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Sir Peter Lely (Soest, Westphalia 1618-1680 London), Portrait of a gentleman in black, bust-length. Photo Christie's Image Ltd 2013

oil on canvas, 29¾ x 25 in. (75.5 x 63.5 cm.). Estimate $50,000 - $70,000

Provenance: On the New York art market. Mr. Leo Meyer, Los Angeles.

Literature: E. Larsen, 'A presumed portrait of John Milton by Anthony Van Dyck', Pantheon, XXIV, Jahrg. V., September-October 1966, p. 288 ff., as 'Anthony Van Dyck'.
E. Larsen, L'Opera completa di Van Dyck 1626-1641, Milan, 1980, pp. 122-123, no. 926, fig. 926.
E. Larsen, The Paintings of Anthony Van Dyck, Freren, 1988, I, p. 266, fig. 404; II, p. 355, as 'Anthony Van Dyck'.

Notes: Previously attributed to Sir Anthony van Dyck (E. Larson, op. cit.), this subtle and engaging portrait has recently been recognized as an early work of the late-1640s by his natural successor in portrait painting, Sir Peter Lely. As the preeminent portrait painter 'in large' in England at the time of the restoration of the monarchy in 1660, Lely was appointed Principal Painter to Charles II in 1661 and thus achieved the status that van Dyck had enjoyed before the Civil Wars.

Having trained in Haarlem under Frans Pietersz. de Grebber, Lely's decision to move to London in the early-1640s may in fact have been prompted by van Dyck's death in 1641. In contrast to the environment in which van Dyck's career had flourished, Lely had to establish his reputation and practice at a politically, socially and financially volatile moment, in a country torn by Civil War and in a capital abandoned by the Court. Despite these challenging circumstances, Lely was able to take advantage of the fact that there were no serious rivals in the field of portraiture in the capital: William Dobson, the most gifted native artist, had followed Charles I's Court to Oxford in 1642 and Cornelis Jonson had left London for The Netherlands in 1643. Lely negotiated the turbulent waters of the English Civil Wars and their aftermath in London in the late 1640s with great skill and diplomacy, since his early patrons included gentry and aristocrats of opposing political allegiances. Lely secured the patronage of a closely related group of aristocratic families -- the 'noble defectors' Northumberland, Leicester, Salisbury and Pembroke -- who had been prominent at the Court before the Civil War and remained in London during the conflict, while also petitioning Parliament to commission a series of paintings of its greatest achievements for the Palace of Whitehall (1653), and executing a portrait of Oliver Cromwell (1654; Birmingham Museum and Art Gallery).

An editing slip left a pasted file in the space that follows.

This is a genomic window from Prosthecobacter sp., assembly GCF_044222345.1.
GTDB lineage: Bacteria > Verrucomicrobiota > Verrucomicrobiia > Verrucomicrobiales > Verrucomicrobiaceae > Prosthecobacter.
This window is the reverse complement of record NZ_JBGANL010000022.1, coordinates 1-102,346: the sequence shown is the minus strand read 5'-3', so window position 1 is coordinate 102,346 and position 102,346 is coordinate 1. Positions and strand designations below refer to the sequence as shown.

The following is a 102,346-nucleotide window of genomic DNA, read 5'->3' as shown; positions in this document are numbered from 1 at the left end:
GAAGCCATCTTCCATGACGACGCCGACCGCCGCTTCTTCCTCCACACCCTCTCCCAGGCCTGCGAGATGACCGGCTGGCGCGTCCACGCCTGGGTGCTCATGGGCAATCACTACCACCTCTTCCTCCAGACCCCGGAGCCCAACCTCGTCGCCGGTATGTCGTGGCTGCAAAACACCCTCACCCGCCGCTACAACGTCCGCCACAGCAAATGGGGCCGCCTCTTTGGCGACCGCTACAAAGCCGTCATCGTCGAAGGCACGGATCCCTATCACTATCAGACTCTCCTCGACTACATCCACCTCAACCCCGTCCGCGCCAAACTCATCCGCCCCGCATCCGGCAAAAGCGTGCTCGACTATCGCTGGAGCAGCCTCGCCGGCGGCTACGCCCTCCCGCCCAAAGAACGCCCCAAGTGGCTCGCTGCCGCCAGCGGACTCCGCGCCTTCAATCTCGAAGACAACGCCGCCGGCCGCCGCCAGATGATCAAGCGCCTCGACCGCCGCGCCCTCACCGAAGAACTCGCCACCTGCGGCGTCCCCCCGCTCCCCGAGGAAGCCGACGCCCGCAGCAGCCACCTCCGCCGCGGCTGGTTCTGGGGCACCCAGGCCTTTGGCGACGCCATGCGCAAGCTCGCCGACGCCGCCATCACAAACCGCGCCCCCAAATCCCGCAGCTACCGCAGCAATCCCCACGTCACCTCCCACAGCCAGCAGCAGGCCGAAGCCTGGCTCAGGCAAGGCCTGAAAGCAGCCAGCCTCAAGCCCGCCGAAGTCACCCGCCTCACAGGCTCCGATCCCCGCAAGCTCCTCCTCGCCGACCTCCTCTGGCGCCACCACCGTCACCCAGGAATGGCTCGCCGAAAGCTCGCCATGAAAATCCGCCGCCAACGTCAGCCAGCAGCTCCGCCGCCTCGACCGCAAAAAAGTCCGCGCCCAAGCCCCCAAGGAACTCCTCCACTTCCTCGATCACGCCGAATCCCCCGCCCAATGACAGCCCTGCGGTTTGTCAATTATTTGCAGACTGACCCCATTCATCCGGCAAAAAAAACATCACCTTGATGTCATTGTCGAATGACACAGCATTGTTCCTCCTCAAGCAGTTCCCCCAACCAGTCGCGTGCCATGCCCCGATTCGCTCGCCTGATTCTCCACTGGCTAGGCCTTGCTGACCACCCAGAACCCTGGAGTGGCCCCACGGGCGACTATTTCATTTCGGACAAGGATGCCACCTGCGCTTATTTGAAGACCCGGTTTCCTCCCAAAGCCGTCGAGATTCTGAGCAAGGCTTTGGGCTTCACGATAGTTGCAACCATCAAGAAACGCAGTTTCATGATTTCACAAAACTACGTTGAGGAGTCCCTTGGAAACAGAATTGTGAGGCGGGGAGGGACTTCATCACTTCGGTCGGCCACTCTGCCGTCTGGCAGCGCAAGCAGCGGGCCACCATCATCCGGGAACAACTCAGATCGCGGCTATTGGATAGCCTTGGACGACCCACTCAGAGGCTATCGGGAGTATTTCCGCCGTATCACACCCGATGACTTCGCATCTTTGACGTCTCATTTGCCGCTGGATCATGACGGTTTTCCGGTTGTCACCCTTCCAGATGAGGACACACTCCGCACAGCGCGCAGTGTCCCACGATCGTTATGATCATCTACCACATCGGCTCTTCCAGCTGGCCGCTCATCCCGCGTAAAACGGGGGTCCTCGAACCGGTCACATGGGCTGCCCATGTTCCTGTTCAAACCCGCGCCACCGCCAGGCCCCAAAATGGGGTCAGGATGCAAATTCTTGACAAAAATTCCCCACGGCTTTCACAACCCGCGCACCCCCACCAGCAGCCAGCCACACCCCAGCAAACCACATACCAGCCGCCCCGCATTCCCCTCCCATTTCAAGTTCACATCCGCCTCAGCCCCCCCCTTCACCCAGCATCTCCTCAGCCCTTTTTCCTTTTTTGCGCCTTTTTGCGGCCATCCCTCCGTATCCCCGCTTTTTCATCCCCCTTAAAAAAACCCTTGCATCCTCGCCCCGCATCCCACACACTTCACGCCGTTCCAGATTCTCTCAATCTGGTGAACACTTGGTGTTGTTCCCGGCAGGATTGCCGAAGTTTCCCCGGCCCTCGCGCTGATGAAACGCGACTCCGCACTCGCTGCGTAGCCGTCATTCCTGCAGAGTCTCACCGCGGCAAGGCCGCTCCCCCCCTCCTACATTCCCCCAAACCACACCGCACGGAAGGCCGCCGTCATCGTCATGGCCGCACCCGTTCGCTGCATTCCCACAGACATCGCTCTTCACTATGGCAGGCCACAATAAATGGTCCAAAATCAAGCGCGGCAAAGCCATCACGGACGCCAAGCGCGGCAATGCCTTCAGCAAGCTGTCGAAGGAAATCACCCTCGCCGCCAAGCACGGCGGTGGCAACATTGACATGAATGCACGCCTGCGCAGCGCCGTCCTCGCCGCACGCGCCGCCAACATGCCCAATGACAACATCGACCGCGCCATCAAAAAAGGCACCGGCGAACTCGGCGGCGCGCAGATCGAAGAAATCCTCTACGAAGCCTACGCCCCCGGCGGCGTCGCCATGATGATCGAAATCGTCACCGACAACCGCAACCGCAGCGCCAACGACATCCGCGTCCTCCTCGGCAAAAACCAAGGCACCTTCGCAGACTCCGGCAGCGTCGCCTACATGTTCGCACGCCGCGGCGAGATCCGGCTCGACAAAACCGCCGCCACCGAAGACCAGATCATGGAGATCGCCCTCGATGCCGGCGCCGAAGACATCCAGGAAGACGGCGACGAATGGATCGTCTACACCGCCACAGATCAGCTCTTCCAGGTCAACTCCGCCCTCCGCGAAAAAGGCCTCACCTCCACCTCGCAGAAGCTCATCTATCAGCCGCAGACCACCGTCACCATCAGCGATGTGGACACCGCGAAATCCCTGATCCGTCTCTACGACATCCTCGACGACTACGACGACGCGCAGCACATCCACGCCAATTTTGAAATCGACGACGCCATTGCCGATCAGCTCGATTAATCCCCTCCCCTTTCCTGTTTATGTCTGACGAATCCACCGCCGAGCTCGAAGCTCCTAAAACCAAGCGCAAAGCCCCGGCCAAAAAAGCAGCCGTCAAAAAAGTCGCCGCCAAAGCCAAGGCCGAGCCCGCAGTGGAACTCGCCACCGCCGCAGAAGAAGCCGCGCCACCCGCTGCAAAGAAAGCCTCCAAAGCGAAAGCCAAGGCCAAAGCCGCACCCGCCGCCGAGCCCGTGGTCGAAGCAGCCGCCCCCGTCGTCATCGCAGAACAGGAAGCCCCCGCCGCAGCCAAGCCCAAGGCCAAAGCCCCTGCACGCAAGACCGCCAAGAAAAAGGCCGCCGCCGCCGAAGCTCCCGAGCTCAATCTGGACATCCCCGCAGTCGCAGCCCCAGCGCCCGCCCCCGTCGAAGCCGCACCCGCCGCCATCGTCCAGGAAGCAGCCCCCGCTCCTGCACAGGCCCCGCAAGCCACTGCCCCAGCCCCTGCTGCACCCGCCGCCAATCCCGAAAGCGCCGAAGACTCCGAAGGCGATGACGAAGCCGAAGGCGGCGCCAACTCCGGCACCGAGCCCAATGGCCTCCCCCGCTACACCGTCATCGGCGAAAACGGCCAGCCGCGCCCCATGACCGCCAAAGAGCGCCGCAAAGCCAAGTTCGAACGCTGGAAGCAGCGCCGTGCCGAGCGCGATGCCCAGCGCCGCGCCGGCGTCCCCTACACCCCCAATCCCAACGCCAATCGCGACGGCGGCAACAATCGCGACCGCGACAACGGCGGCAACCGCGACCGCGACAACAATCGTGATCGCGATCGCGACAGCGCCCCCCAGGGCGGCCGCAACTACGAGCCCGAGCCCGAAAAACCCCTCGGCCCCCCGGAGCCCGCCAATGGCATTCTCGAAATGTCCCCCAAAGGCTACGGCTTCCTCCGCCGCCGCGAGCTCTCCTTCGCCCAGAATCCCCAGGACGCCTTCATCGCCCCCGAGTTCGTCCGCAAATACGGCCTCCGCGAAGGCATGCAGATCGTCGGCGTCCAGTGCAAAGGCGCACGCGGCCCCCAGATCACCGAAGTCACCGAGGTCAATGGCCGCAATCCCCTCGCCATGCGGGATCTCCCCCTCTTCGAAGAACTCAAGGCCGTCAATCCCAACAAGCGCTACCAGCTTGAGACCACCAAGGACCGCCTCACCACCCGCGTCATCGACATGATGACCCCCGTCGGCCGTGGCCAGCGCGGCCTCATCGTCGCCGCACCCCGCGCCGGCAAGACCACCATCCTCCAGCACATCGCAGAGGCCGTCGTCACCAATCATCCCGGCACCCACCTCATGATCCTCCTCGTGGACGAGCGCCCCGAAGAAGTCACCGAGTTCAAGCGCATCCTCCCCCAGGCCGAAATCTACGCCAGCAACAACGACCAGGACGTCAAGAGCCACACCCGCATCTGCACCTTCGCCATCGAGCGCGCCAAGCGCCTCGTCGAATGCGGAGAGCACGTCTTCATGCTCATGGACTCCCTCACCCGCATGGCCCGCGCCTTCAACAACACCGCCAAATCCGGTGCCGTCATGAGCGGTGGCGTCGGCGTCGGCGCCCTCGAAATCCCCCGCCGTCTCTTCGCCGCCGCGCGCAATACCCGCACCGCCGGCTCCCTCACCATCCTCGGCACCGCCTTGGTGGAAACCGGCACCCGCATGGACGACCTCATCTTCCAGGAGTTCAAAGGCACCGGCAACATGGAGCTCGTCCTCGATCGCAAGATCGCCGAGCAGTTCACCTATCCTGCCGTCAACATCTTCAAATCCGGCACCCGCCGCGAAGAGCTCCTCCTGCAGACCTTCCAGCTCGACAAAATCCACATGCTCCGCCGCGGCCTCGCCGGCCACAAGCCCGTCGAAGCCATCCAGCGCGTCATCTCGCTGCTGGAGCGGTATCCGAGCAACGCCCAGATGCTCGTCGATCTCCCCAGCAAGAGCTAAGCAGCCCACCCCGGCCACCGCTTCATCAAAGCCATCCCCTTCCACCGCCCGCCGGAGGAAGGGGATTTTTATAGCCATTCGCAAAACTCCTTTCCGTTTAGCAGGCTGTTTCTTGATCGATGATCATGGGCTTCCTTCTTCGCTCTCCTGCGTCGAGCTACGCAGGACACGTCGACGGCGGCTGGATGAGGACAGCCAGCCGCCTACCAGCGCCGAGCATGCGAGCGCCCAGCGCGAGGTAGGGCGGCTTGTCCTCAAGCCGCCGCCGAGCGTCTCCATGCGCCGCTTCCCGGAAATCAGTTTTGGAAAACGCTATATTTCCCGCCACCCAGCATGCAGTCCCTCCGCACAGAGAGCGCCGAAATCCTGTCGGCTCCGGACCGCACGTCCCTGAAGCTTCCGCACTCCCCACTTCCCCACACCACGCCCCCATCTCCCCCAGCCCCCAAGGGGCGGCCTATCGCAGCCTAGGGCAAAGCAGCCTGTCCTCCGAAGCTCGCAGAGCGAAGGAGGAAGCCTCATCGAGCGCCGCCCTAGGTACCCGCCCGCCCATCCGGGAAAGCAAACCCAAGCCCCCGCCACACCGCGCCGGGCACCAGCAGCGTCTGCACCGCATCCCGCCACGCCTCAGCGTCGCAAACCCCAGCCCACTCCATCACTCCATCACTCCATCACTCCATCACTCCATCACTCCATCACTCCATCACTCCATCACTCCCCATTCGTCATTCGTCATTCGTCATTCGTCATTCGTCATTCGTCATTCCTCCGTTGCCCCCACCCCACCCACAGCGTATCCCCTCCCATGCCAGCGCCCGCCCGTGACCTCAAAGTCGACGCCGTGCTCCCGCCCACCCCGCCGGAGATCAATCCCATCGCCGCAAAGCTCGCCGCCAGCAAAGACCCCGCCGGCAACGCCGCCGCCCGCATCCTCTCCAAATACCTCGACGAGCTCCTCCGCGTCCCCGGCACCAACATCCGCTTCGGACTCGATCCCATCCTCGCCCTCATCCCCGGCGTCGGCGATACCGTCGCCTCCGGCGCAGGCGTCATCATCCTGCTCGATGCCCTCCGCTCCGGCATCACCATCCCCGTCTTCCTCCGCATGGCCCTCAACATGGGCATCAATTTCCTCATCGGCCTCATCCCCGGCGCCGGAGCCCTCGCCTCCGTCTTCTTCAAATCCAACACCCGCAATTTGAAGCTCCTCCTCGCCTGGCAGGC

It is less surprising that this portrait was once confused as a work by Lely's celebrated predecessor, when one considers the immense impact that van Dyck's work played on Lely's own painting at this date. Both Northumberland and Pembroke had been important patrons of van Dyck, and Northumberland commissioned portraits of members of his family from Lely to hang as sequels to the portraits van Dyck had painted for him some ten years earlier. Lely drew from van Dyck's repertory of designs and accessories, and the scale of this portrait as well as the sitter's pose, with his face in three-quarter view and his right hand raised to his chest, is closely comparable to van Dyck's Portrait of Thomas Cromwell of 1638 (S.J. Barnes, et al., Van Dyck: A Complete Catalogue of the Paintings, New Haven and London, 2004, p. 493, no. IV.81). Becket records a number of portraits of this format and design by Lely dating from the mid-to-late 1640s, including portraits of the Hon. Leonard Grey, Sir John Holland, Philip Sidney, 3rd Earl of Leicester of c. 1645, and Nathaniel, 3rd Lord Crewe of c. 1647 (R.B. Beckett, Lely, London, 1951, nos. 223, 255, 290 and 142 respectively). While the pose of this portrait is likely to have been adopted from van Dyck, the handling is arguably more spontaneous; most notably in the highlights on the nose, lips and lower eyelids, which give life to the sitter's face, and in the light, flickering highlights used to describe the sitter's flowing locks of hair. The more somber tonal range, with the rich black mantle, white lace collar and creamy flesh tones set against a plain background, is reminiscent of such Dutch artists as Bartholomeus van der Helst, Jacob van Loo and Jacob Adriaensz. Backer. By the late 1650s, Lely had attained an even greater synthesis between his own, essentially Dutch, abilities as a painter, and his reinterpretation of the elegance he admired in van Dyck.

We are grateful to Diana Dethloff and Catharine MacLeod for confirming the attribution on the basis of photographs and for dating the portrait to the 1640s.

Christie's. Old Master Paintings Part I. 30 January 2013. New York, Rockefeller Plaza